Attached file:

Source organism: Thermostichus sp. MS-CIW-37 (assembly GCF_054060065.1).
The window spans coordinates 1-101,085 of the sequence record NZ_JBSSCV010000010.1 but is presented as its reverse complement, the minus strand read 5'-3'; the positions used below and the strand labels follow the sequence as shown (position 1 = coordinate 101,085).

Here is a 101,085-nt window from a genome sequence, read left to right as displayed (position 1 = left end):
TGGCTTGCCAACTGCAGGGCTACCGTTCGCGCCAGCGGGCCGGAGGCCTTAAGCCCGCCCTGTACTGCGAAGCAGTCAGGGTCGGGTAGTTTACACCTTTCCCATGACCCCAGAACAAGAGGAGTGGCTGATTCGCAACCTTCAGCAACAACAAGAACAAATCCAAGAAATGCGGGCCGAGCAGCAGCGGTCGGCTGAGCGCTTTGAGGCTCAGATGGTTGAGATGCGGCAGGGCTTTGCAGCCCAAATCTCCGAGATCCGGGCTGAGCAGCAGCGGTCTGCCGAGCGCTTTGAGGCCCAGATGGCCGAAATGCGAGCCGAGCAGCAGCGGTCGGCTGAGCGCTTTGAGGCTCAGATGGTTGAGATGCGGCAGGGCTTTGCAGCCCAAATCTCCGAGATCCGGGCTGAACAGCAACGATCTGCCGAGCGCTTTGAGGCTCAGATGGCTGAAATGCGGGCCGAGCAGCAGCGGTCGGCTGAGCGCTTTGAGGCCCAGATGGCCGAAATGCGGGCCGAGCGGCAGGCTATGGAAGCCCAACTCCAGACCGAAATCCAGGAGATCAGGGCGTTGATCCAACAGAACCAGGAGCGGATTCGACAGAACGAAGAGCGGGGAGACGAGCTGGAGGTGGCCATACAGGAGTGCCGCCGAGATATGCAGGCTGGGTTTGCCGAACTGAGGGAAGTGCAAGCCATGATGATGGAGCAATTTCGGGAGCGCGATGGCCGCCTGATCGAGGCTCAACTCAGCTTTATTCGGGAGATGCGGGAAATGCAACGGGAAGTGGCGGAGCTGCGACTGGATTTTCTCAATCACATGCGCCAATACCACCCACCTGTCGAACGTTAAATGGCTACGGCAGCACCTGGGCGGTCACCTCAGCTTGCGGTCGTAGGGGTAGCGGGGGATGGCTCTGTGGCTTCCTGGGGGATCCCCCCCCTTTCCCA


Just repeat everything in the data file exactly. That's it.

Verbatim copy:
Source organism: Thermostichus sp. MS-CIW-37 (assembly GCF_054060065.1).
The window spans coordinates 1-101,085 of the sequence record NZ_JBSSCV010000010.1 but is presented as its reverse complement, the minus strand read 5'-3'; the positions used below and the strand labels follow the sequence as shown (position 1 = coordinate 101,085).

Here is a 101,085-nt window from a genome sequence, read left to right as displayed (position 1 = left end):
TGGCTTGCCAACTGCAGGGCTACCGTTCGCGCCAGCGGGCCGGAGGCCTTAAGCCCGCCCTGTACTGCGAAGCAGTCAGGGTCGGGTAGTTTACACCTTTCCCATGACCCCAGAACAAGAGGAGTGGCTGATTCGCAACCTTCAGCAACAACAAGAACAAATCCAAGAAATGCGGGCCGAGCAGCAGCGGTCGGCTGAGCGCTTTGAGGCTCAGATGGTTGAGATGCGGCAGGGCTTTGCAGCCCAAATCTCCGAGATCCGGGCTGAGCAGCAGCGGTCTGCCGAGCGCTTTGAGGCCCAGATGGCCGAAATGCGAGCCGAGCAGCAGCGGTCGGCTGAGCGCTTTGAGGCTCAGATGGTTGAGATGCGGCAGGGCTTTGCAGCCCAAATCTCCGAGATCCGGGCTGAACAGCAACGATCTGCCGAGCGCTTTGAGGCTCAGATGGCTGAAATGCGGGCCGAGCAGCAGCGGTCGGCTGAGCGCTTTGAGGCCCAGATGGCCGAAATGCGGGCCGAGCGGCAGGCTATGGAAGCCCAACTCCAGACCGAAATCCAGGAGATCAGGGCGTTGATCCAACAGAACCAGGAGCGGATTCGACAGAACGAAGAGCGGGGAGACGAGCTGGAGGTGGCCATACAGGAGTGCCGCCGAGATATGCAGGCTGGGTTTGCCGAACTGAGGGAAGTGCAAGCCATGATGATGGAGCAATTTCGGGAGCGCGATGGCCGCCTGATCGAGGCTCAACTCAGCTTTATTCGGGAGATGCGGGAAATGCAACGGGAAGTGGCGGAGCTGCGACTGGATTTTCTCAATCACATGCGCCAATACCACCCACCTGTCGAACGTTAAATGGCTACGGCAGCACCTGGGCGGTCACCTCAGCTTGCGGTCGTAGGGGTAGCGGGGGATGGCTCTGTGGCTTCCTGGGGGATCCCCCCCCTTTCCCA